Subscribe to
Opera Today

Receive articles and news via RSS feeds or email subscription.


facebook-icon.png


twitter_logo[1].gif



9780393088953.png

9780521746472.png

0810888688.gif

0810882728.gif

Recently in Performances

Aïda at Aspen

Most opera professionals, including the individuals who do the casting for major houses, despair of finding performers who can match historical standards of singing in operas such as Aïda. Yet a concert performance in Aspen gives a glimmer of hope. It was led by four younger singers who may be part of the future of Verdi singing in America and the world.

Prom 53: Shostakovich — Orango

One might have been forgiven for thinking that both biology and chronology had gone askew at the Royal Albert Hall yesterday evening.

Written on Skin at Lincoln Center

Three years ago I made what may have been my single worst decision in a half century of attending opera. I wasn’t paying close attention when some conference organizers in Aix-en-Provence offered me two tickets to the premiere of a new opera. I opted instead for what seemed like a sure thing: William Christie conducting some Charpentier.

La Púrpura de la Rosa

Advertised in the program as the first opera written in the New World, La Púrpura de la Rosa (PR) was premiered in 1701 in Lima (Peru), but more than the historical feat, true or not, accounts for the piece’s interest.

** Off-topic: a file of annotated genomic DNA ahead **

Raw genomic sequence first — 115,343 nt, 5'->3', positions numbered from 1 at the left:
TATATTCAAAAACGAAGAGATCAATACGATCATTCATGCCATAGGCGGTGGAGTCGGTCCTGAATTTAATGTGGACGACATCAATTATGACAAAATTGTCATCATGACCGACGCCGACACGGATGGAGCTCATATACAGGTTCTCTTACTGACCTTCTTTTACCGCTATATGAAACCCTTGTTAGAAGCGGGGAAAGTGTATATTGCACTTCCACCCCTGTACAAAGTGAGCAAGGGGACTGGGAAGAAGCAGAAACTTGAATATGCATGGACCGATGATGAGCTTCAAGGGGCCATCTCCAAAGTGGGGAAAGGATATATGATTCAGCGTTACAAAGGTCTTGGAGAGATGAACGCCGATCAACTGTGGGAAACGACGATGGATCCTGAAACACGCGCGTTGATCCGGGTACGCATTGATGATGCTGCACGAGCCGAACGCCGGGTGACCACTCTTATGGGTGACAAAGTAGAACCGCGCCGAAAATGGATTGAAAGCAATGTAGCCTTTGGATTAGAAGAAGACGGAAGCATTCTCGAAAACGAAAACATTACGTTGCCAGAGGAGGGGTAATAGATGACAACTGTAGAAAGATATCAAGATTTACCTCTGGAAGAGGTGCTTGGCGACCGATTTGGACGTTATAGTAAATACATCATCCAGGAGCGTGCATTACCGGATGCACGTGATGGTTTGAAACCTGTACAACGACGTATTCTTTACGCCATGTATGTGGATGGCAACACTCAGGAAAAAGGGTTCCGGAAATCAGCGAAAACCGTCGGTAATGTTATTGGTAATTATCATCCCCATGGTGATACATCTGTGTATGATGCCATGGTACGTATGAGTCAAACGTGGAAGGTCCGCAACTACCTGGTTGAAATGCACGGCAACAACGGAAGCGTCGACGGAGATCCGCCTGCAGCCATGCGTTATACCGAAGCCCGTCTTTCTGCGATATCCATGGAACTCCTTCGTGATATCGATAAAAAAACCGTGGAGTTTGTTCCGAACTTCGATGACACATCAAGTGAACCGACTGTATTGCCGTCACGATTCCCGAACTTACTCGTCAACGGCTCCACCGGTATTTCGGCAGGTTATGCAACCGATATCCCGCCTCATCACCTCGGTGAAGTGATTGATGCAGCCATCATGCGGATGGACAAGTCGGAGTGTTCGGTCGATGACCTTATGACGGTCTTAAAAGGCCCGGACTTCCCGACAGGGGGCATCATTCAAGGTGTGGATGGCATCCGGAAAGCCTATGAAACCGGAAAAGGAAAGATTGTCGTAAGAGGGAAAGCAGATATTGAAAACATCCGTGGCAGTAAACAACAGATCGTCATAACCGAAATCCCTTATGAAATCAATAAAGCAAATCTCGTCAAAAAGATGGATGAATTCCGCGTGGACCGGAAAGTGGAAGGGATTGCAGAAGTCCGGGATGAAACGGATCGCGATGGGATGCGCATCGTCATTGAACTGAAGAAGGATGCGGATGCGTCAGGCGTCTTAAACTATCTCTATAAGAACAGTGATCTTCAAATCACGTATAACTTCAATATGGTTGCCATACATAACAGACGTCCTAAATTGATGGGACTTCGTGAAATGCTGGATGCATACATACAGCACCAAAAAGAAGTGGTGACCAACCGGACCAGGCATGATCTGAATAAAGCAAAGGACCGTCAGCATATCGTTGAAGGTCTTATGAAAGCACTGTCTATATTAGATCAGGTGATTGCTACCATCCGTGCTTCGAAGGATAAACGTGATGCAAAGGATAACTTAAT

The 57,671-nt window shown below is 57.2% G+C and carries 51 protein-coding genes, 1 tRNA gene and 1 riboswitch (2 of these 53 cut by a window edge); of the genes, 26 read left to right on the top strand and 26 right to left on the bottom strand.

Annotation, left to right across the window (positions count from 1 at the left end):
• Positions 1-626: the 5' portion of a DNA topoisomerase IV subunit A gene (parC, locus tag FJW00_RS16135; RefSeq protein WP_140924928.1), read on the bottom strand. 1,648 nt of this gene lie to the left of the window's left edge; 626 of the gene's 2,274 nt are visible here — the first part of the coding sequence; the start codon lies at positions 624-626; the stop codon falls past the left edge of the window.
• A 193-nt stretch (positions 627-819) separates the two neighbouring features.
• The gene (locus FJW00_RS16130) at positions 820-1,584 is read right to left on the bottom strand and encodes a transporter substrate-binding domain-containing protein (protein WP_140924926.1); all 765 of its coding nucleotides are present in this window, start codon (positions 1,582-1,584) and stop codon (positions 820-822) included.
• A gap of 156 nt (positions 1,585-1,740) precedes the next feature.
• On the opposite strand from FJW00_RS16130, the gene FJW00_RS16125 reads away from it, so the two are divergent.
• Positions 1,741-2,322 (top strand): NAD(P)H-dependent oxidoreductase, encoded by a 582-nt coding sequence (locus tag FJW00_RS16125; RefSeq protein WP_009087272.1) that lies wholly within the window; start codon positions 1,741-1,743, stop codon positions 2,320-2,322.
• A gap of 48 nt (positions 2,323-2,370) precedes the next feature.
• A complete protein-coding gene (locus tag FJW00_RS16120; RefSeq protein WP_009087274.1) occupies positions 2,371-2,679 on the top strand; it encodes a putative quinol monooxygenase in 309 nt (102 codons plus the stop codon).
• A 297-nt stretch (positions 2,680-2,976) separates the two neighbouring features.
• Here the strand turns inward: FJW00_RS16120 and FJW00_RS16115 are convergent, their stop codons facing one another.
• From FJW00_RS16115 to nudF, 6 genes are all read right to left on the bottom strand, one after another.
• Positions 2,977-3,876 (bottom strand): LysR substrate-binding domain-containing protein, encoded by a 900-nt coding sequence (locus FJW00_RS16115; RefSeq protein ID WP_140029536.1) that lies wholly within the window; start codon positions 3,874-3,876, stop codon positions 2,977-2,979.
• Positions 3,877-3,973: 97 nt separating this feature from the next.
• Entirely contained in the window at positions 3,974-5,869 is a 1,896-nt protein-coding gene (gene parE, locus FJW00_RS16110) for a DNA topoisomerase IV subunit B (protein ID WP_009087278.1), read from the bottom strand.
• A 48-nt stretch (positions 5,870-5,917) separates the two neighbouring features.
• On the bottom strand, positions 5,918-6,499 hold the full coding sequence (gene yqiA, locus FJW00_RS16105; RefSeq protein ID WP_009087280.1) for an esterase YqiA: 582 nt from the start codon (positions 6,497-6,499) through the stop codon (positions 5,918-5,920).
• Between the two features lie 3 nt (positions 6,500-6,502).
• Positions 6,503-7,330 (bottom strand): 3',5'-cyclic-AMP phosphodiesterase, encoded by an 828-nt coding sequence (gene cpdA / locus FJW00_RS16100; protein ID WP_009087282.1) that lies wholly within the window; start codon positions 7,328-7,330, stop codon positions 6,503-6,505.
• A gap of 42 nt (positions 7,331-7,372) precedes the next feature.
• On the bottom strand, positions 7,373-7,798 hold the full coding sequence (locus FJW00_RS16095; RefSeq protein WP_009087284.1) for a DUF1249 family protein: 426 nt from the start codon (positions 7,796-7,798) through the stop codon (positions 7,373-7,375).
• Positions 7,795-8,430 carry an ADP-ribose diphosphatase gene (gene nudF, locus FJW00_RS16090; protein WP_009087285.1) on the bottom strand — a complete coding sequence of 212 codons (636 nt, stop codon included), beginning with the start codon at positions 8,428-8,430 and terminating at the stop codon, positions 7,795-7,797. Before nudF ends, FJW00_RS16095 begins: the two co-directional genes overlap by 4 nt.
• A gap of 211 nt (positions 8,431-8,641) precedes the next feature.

Pesaro’s Rossini Festival 2015

The 36th Rossini Opera Festival in Rossini’s Pesaro! La gazza ladra (1817), La gazzetta (1816) and L'inganno felice (1812) — the little opera that made Rossini famous.

Santa Fe: Placid Princess of Judea

Unlike the brush fire in a distant neighborhood of the John Crosby Theatre, Santa Fe Opera’s Salome stubbornly failed to ignite.

Airy and Bucolic Glimmerglass Flute

As part of a concerted effort to incorporate local color and resonance into its annual festival, Glimmerglass has re-imagined The Magic Flute in a transformative woodland setting.

Glimmerglass Conquers Cato

Bravura singing and vibrant instrumental playing were on ample display in Glimmerglass Festival’s riveting Cato in Utica.

Energetic Glimmerglass Candide

Bernstein’s Candide seems to have more performance versions than Tales of Hoffmann.

Die Eroberung von Mexico in Salzburg